“And because Hughes is ‘bought and paid for’ by the legacy lawsuit crowd, and also because his record as a state appellate judge is somewhat suspect where the business community is concerned – one survey of judicial records has Hughes with only a 29 percent score as a pro-business judge where Guidry actually scored a 58 – the trade groups have given him the high hat.
“Hughes did, however, land an endorsement from Jindal after he won a spot in the runoff. That and the racial makeup of the district – whites outnumber blacks two to one – is probably enough for him to win.
“Guidry, meanwhile, has some actual money to run with after relying solely on the fact he was the only black candidate in the primary. He got the vast majority of the black vote and he’ll get it again, but he won’t be able to avoid running TV commercials in this phase. Which is where LABI, ABC, LOGA, the Louisiana Chemical Association, LAMPAC and the others come in. Guidry really needs their support, since in a low-turnout runoff with neither Barack Obama nor Kip Holden on the ballot he’s going to really struggle to get black voters out in the same numbers they came to the polls on Nov. 6.
“What this comes down to is whether the business community, and particularly the CEO’s of the larger companies who have the majority of the stroke in those trade groups, can make the case to the suburban white middle-class voters with whom they are usually allied in state political matters that a black Democrat is a better choice for the state Supreme Court than a white Republican. That won’t be an easy thing to do.”
Biracial coalitions are also playing a role in the two other big contests of the Louisiana Ballot on Saturday. In Orleans Parish District E, Rep. Austin Badon came devastatingly close to a primary victory in the New Orleans East-Ninth Ward seat with 47.5 percent of the vote and a more than 4,000 vote lead over second place finisher James Gray (10801 to 6714 or 29.52 percent).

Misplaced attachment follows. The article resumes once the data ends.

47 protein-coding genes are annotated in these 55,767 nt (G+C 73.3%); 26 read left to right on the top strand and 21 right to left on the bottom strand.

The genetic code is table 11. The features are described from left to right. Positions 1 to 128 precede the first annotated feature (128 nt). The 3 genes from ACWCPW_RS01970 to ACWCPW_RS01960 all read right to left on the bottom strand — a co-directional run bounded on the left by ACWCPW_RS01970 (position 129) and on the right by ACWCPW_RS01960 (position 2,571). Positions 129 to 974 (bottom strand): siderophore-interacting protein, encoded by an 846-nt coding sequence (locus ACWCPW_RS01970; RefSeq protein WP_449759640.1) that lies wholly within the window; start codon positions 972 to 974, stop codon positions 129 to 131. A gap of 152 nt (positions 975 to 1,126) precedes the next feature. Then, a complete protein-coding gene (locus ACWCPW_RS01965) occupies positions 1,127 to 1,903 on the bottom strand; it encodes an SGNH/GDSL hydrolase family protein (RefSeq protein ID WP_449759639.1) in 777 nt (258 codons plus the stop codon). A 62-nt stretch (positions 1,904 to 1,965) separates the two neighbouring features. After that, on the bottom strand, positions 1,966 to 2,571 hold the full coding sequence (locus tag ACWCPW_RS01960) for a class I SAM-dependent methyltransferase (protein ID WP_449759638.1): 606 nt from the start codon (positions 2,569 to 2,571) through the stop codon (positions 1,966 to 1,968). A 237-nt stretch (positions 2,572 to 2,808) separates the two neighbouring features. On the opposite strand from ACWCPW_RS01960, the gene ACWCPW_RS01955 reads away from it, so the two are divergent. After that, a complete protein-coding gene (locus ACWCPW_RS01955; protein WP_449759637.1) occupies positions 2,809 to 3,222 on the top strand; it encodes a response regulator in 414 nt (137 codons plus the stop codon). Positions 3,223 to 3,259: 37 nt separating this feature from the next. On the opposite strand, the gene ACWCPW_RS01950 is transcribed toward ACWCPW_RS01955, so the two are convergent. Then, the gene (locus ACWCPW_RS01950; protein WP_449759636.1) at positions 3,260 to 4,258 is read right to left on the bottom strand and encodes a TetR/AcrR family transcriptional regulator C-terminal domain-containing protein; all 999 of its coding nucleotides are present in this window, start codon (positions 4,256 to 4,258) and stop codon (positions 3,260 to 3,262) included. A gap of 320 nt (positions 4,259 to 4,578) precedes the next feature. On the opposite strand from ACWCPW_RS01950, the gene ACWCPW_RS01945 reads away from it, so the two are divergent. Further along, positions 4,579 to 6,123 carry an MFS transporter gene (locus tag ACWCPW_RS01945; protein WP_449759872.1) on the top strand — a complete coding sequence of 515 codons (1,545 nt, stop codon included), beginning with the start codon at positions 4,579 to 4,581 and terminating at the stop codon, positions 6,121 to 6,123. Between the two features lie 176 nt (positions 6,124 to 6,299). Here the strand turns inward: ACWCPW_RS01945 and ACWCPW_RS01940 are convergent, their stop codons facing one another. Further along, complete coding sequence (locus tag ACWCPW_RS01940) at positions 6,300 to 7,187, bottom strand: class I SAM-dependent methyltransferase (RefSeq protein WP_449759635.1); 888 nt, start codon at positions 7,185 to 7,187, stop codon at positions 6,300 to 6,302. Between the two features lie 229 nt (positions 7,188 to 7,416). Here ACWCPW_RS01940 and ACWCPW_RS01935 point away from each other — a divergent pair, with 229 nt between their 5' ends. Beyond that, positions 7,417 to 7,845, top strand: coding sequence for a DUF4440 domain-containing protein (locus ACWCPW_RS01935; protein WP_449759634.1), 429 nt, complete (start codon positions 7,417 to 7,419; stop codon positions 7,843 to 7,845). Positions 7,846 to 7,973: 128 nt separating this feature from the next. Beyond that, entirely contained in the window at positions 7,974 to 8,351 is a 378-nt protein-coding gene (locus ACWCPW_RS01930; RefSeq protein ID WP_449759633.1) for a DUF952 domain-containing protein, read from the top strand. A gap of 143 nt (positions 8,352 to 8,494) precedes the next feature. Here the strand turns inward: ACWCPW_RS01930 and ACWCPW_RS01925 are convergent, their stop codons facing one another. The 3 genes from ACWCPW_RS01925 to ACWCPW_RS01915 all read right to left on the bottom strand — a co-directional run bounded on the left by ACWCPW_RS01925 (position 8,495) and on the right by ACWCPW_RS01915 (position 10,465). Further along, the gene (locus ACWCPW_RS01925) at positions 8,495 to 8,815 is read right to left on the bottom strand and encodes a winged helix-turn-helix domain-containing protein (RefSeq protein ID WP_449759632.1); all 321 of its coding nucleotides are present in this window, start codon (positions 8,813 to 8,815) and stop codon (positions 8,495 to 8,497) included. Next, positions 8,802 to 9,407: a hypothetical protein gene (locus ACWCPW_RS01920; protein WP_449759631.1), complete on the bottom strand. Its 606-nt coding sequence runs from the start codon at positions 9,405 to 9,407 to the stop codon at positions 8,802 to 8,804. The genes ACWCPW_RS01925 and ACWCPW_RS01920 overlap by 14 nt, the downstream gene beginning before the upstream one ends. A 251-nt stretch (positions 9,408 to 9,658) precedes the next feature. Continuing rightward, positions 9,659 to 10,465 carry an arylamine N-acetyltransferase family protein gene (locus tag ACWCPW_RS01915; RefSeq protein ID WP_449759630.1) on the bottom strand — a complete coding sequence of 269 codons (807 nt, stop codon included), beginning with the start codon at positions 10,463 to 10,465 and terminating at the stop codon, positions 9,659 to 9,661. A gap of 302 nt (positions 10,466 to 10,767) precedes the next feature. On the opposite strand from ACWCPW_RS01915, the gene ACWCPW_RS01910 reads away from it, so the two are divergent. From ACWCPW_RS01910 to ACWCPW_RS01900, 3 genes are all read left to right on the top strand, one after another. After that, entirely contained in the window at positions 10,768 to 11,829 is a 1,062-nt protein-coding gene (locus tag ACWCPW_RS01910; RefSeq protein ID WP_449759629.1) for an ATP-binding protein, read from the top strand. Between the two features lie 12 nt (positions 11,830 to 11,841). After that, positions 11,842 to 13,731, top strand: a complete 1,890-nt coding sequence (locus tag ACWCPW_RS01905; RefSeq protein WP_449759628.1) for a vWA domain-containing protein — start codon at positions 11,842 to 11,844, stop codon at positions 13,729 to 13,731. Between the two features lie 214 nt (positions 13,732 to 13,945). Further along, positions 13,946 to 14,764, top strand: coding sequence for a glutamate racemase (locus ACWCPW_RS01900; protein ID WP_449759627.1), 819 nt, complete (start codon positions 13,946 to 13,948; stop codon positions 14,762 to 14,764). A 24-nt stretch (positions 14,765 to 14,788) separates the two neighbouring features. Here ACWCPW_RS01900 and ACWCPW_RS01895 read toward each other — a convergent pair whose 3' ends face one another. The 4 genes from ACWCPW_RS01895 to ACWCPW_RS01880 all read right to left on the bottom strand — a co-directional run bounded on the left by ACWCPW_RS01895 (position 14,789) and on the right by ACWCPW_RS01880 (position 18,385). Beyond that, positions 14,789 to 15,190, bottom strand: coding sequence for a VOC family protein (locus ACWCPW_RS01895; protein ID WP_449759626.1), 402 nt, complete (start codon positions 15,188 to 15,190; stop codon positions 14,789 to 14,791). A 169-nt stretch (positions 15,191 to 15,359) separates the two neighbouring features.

Badon, a maverick politician who supports School Choice and pro-law enforcement initiatives, ranks as an African-American candidate who enjoys the most favor with the leaders of the white and Vietnamese minorities in District E. Whereas Gray’s victorious precincts on November 6th came from the Ninth Ward. For Gray to win, he must either pull away non-Black voters from Badon, or unite the vast majority of the African-American vote behind him and not the State Rep. Even the portions of the Black electorate that pushed the button for Badon a month ago.
That’s a very tall order of biracial coalition-building. As is the attempt of Congressman Charles Boustany to woo Democratic and Black votes in his fight with fellow Congressman Jeff Landry in the Third Congressional District.
Louisiana lost a Congressional seat in the 2010 Census and the two U.S. Representatives were drawn together. Landry who won two years ago with heavy Tea Party backing argued that all he had to do is beat Democrat Ron Richard for a runoff slot, and the more conservative and white-super majority electorate would choose him over the more moderate Republican Boustany in December.
And, narrowly, Landry achieved his first goal, yet Boustany has actively reached out to Democratic voters to forestall the second part of the Tea Party Congressman’s plan. The latter has embraced the idea of higher revenues in any deal to avert the fiscal cliff, and used his pragmatism to deal with President Barack Obama as a stick to convince Democrats that Landry is too far out of the mainstream. As such, liberals and minorities should turnout to vote for Boustany.
Having been in office longer than Landry, Boustany enjoys a certain incumbency advantage, especially considering more of his old seat comprises the new Third District than Landry’s. Still, though, a low turnout December election seems taylor-made for a Tea Party candidate. It was how Landry defeated the GOP establishment favorite two years ago, General Hunt Downer.
Unless, of course, African-American voters turnout for Boustany. But, Blacks, while willing to support white Democrats, even over fellow African-Americans, have shown a resistance to casting a ballot for any Republican. In the 2011 statewide elections, many Black voters simply skipped over the GOP-on-GOP contests, even when some Republicans, like Speaker Jim Tucker, had extensive endorsements from Black leaders in his race for Secretary of State.
Put another way, biracial coalitions that cross party as well as racial lines still remain a challenge whether the candidate is a Black Democrat with White GOP support like Latoya Cantrell or a white Republican seeking Black Democratic backing like Boustany.
This article originally published in the December 3, 2012 print edition of The Louisiana Weekly newspaper.